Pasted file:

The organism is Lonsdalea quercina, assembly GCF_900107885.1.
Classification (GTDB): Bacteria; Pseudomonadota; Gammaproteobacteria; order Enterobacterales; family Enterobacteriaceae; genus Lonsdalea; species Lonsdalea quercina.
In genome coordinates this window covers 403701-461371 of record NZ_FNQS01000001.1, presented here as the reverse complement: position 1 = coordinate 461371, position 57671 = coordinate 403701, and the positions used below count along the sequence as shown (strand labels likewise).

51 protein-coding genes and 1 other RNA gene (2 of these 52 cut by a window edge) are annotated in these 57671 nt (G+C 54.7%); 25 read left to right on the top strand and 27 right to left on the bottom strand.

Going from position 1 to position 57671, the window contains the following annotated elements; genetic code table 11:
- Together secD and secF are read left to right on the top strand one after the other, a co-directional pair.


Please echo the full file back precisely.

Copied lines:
The organism is Lonsdalea quercina, assembly GCF_900107885.1.
Classification (GTDB): Bacteria; Pseudomonadota; Gammaproteobacteria; order Enterobacterales; family Enterobacteriaceae; genus Lonsdalea; species Lonsdalea quercina.
In genome coordinates this window covers 403701-461371 of record NZ_FNQS01000001.1, presented here as the reverse complement: position 1 = coordinate 461371, position 57671 = coordinate 403701, and the positions used below count along the sequence as shown (strand labels likewise).

51 protein-coding genes and 1 other RNA gene (2 of these 52 cut by a window edge) are annotated in these 57671 nt (G+C 54.7%); 25 read left to right on the top strand and 27 right to left on the bottom strand.

Going from position 1 to position 57671, the window contains the following annotated elements; genetic code table 11:
- Together secD and secF are read left to right on the top strand one after the other, a co-directional pair.